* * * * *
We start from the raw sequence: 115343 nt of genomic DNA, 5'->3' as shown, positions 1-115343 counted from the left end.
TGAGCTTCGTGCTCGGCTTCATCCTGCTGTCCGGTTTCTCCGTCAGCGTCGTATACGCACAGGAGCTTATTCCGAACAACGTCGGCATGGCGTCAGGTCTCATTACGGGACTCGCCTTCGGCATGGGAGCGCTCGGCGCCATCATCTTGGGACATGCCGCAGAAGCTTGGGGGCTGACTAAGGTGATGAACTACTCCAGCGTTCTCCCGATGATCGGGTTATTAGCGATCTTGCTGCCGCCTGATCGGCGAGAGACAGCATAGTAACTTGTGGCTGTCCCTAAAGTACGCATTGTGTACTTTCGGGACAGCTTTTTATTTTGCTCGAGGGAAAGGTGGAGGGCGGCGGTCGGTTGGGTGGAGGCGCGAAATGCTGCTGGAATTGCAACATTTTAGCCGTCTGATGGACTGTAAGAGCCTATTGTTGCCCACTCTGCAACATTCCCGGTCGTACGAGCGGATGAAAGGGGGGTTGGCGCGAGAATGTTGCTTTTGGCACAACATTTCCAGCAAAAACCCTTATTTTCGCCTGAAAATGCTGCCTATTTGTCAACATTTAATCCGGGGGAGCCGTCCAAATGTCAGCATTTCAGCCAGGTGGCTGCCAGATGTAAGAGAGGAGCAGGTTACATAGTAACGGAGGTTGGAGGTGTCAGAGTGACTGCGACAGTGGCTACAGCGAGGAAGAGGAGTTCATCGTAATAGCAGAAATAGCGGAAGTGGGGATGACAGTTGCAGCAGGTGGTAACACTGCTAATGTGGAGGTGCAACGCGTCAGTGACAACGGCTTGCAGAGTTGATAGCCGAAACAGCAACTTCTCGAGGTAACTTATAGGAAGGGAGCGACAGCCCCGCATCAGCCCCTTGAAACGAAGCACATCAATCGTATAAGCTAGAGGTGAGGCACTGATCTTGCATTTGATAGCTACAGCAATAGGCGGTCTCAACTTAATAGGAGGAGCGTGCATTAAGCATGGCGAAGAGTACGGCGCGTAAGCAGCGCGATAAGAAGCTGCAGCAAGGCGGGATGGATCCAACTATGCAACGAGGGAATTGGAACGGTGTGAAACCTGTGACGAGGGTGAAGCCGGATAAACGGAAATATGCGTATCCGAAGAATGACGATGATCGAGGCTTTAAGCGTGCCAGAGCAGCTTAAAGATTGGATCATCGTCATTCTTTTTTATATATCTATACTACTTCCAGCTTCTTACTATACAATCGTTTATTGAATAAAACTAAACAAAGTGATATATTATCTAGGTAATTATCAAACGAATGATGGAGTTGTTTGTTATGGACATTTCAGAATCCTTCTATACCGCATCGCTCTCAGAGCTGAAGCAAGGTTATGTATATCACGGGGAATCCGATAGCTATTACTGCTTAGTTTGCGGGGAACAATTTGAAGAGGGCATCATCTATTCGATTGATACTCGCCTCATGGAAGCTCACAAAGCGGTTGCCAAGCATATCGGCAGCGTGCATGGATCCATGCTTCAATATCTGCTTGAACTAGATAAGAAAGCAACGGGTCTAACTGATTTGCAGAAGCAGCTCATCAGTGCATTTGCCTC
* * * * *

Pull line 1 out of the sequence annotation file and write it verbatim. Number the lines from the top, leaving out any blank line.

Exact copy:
We start from the raw sequence: 115343 nt of genomic DNA, 5'->3' as shown, positions 1-115343 counted from the left end.